Here are some highlights:

One of the more lurid posters.

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My Word of the Year 2023 – Compose

Happy New Year, Everybody!!

Can you believe it’s 2023?!  Whether you’re a young whippersnapper or a young-at-heart boomer, time flies. Whether we’re having fun or not.  So I hope you’re making the most of it!

Do you pick a word of the year to focus your intentions?  It’s a January thing and usually falls by the wayside by February but here goes anyway! 

My word for 2023 is:


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Holiday Movies in Disguise

So, NaNoWriMo (National Novel Writing Month) went well.  I added over 10,000 words to the 11,611 I started with on my cozy mystery, so I’m happy.  Lots more to write, then edit, so still slogging merrily away 😊

But it’s also the holidays!  We don’t do a lot of decorating but we do have a lot of favorite holiday movies we watch.

Here are a couple of movies I watch during the holidays that you might not necessarily associate with Christmas.

I’m starting with the movie I’m most conflicted about.  I shouldn’t like You’ve Got Mail.  It’s about a big box book store moving into a New York City neighborhood that wants to close all the competition, including The Little Shop Around the Corner.  Tom Hanks plays Joe Fox, the charming figurehead of the big bad bookstore, Fox Books and Meg Ryan plays Kathleen Kelly, who is desperately trying to keep alive her late mother’s childrens bookstore.  Hanks and Ryan are at their peak, playing people who are sworn enemies in real life, not realizing that they’re falling in love via anonymous email (the sound of AOL connecting to the internet!  LOL!).  Part of the story takes place during December, so there are Christmas trees and gift buying, which makes this a holiday movie to me.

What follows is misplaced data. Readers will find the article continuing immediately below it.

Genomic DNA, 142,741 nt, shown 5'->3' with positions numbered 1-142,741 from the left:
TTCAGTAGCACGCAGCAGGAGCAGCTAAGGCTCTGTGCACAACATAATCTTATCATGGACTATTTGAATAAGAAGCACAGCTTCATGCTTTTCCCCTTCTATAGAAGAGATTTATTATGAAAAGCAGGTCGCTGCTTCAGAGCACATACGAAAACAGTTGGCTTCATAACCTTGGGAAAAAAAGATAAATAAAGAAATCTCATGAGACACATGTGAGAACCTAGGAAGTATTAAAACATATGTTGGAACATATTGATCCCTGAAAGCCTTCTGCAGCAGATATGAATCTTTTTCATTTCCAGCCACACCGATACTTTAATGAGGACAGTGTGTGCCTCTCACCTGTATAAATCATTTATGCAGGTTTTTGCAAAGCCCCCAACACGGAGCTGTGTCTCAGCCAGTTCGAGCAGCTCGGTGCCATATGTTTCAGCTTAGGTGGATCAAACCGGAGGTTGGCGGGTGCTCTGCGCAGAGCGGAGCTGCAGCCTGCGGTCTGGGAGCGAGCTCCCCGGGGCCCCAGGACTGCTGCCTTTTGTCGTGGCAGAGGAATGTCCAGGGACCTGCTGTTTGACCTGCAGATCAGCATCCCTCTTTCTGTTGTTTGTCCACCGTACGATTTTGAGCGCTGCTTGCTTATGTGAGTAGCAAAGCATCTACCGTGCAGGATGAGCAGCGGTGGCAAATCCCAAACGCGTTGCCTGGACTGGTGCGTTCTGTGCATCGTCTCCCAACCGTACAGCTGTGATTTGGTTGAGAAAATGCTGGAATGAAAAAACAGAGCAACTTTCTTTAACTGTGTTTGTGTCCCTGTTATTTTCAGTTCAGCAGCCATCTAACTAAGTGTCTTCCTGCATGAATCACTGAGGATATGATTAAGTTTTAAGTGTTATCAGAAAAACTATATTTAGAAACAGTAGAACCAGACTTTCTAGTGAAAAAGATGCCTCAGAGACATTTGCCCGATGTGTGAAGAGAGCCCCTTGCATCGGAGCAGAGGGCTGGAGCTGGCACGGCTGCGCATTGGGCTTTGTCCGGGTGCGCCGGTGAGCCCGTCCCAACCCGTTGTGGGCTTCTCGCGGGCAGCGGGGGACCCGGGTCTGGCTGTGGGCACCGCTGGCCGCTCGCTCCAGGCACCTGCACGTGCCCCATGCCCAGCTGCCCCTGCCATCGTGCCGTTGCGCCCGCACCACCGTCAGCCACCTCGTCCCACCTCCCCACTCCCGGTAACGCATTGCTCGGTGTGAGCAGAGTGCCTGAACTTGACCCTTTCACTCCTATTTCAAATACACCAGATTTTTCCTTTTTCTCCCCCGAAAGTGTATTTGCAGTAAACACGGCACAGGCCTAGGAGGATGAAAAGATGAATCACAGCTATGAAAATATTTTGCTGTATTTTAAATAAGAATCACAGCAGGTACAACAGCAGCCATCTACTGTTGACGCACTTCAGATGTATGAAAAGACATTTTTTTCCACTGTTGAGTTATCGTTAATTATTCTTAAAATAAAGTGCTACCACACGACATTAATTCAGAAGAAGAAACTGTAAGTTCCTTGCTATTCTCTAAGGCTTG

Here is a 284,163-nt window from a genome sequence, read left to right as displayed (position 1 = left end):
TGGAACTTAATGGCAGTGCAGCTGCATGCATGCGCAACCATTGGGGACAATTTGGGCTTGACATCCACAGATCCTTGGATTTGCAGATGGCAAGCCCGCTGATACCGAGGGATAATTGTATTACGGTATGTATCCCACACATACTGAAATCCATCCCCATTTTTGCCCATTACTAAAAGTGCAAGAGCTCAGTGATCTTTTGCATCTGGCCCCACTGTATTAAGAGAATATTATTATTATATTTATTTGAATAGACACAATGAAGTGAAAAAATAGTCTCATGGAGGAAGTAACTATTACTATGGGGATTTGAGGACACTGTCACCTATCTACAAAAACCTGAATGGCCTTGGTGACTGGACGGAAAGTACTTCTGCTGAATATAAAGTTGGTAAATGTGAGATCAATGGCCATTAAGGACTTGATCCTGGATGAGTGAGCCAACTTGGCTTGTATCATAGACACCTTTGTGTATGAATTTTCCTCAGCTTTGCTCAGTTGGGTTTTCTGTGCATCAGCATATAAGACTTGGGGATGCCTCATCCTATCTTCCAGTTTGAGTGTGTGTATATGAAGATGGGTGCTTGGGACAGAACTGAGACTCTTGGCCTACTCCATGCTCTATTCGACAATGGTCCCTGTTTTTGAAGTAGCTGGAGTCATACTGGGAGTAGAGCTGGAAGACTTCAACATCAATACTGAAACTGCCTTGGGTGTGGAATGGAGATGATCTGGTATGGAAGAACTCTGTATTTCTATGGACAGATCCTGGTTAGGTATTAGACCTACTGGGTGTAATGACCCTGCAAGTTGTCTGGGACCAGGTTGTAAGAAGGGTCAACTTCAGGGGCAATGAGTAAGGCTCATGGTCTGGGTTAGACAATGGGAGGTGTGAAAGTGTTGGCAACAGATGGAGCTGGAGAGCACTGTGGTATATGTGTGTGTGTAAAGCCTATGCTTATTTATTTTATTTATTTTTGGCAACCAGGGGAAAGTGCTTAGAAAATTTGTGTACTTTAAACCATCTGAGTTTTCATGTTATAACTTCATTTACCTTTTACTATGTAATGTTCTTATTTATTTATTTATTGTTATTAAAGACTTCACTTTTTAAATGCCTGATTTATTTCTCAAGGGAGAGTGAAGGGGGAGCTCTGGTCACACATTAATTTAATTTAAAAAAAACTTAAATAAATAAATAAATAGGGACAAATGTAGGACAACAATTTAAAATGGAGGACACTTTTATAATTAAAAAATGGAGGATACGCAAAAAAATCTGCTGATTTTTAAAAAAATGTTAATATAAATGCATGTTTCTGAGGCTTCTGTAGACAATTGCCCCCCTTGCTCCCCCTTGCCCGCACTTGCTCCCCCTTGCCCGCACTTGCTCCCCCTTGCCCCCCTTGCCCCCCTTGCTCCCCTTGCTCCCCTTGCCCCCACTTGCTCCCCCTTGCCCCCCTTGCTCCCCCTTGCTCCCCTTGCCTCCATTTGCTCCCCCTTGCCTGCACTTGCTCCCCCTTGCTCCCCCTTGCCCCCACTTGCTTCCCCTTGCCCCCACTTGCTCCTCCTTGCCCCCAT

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Gray Mare’s Oatmeal Survey

It’s been a while since the last blog post!  October was National Novel Writing Month prep and this month I’ve been working on the cozy mystery I was prepping for.  It’s going slower than I’d hoped but I’m a slow writer and just getting the words down is a win!  I do tend to go down research rabbit holes—this week, I learned a lot about electronic fingerprinting…  So, if I can get halfway through during NaNoWriMo, I’ll be very happy.

As it’s gotten chilly here in SoCal, the urge for some comforting oatmeal has been strong.  I thought it might be interesting to compare the different offerings I’ve ordered recently.

Corner Bakery